“……. To Inspire Others To Do The Same”.

This is not meant to mean to inspire others to do what I would have done in their situation. It means to inspire others to do the best they can do with their own talents and strengths, in the circumstances they find themselves in.

Have I done this in the past two years?

After I was hit by the hurricane ending of my marriage, I survived. I survived the first minutes of agony and the first hour. I survived the first day, the second day, and the whole of the first week. I survived the first month, then several months. I revived. I got my life back. I saw myself as an individual rather than half a couple. I saw myself as a person with my own needs and desires; and a right to my own values, opinions and beliefs. I went on a fascinating journey of the discovery of me. I took back control of my life. I am driving my own path forward. I will chose my own destiny. I will create meaning in my life. From a tiny seed sown in the depths of a winter of despair, my transformed self is beginning to blossom.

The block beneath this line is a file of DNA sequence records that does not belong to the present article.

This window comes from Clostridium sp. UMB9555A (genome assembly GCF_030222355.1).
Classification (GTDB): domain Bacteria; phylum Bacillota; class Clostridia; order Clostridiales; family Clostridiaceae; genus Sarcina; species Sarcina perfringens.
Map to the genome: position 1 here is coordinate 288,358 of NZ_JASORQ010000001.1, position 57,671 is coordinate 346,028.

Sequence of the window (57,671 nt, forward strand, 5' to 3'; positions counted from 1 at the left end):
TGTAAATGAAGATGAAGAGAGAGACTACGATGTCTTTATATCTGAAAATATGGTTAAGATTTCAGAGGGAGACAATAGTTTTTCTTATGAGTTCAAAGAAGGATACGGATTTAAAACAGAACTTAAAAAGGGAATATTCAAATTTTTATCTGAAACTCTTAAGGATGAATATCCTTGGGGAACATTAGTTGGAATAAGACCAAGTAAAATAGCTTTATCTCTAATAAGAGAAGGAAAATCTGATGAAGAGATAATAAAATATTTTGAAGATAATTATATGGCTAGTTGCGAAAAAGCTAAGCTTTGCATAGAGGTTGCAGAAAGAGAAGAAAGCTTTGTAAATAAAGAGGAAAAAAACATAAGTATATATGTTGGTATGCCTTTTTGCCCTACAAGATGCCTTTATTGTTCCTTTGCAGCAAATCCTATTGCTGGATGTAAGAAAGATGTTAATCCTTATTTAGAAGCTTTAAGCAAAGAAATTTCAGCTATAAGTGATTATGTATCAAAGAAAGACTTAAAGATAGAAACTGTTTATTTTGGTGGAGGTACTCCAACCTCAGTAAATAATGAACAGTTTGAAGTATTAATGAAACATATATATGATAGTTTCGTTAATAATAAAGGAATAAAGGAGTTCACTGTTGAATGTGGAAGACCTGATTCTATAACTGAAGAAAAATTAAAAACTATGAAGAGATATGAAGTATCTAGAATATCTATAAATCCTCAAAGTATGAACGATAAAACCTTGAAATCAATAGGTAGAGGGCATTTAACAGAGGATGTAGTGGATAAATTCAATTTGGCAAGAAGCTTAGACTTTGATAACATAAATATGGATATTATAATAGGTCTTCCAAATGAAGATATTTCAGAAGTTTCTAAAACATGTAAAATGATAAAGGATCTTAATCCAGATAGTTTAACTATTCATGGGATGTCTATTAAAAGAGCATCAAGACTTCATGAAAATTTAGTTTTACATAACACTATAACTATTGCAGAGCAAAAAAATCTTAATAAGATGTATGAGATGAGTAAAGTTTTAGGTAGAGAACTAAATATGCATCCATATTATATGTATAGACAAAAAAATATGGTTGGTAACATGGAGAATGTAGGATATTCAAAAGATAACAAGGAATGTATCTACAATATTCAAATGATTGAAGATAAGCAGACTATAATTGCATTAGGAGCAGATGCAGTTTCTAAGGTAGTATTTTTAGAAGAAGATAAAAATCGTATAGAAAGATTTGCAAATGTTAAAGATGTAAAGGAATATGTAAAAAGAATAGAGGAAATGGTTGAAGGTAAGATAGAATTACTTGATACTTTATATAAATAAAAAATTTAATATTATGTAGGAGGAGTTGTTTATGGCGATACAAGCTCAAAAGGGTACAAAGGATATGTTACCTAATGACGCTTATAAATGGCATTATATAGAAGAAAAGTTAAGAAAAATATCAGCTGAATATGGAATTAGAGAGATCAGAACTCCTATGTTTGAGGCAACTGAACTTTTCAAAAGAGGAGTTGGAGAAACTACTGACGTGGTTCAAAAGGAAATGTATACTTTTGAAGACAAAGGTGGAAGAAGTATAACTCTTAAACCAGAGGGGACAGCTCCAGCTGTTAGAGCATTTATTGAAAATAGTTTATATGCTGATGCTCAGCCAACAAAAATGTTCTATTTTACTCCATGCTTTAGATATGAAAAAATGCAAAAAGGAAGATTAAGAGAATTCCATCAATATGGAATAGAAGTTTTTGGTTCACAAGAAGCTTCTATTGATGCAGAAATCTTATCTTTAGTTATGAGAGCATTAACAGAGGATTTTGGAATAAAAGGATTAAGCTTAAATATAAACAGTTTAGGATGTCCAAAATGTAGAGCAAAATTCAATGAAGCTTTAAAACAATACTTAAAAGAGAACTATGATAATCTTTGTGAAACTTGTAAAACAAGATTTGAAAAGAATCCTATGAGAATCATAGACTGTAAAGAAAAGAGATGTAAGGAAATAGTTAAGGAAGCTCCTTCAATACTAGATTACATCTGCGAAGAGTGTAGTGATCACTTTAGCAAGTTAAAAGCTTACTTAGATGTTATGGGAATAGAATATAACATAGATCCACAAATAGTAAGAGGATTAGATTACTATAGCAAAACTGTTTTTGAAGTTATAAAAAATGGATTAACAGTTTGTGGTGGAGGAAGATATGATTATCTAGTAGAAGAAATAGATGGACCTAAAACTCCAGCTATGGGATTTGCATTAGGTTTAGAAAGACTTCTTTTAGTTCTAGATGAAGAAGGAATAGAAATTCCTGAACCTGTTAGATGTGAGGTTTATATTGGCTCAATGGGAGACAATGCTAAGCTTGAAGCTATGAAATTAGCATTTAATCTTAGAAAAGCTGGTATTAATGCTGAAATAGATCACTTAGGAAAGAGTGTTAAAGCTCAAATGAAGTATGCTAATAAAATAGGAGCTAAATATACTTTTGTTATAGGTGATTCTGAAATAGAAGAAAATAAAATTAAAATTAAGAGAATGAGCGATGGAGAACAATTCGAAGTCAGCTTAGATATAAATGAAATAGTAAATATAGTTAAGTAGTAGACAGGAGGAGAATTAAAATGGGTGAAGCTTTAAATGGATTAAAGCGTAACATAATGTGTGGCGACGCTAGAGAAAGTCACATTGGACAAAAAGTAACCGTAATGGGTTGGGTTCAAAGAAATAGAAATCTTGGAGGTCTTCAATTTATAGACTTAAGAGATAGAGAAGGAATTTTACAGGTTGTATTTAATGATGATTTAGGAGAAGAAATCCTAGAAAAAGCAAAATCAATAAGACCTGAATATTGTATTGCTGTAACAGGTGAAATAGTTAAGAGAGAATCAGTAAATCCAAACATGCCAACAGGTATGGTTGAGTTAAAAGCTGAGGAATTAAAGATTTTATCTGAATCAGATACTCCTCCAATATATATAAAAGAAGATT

That is my message. By example. I survived. I revived. I arrived. If I can, you can.

A new goal

To apply my experiences of my past to my present circumstances with positiveness towards an optimal future; and to spread the wisdom I have gained through my abilities as a communicator.

________________________________________________________________

(1) Analogy from ‘The 7 Habits Of Highly Effective People’; Stephen Covey. Habit # 2 ‘Begin With The End In Mind’.

Image courtesy [nattavut]:FreeDigitalPhotos.net

51 thoughts on “Finding my purpose

  1. Elizabeth, make no mistake, you are inspiring and often inspire me to be the best me I can be. Perhaps you haven’t been able to articulate that until now but you have been doing it, and I suspect you’ve done it for a long time. Somehow our hearts know our own purpose and we do what we are meant to do without recognizing it. Knowing it though, empowers us to do it more intentionally and with a greater sense of satisfaction. I am so proud of you and wish you much success in your purpose moving forward!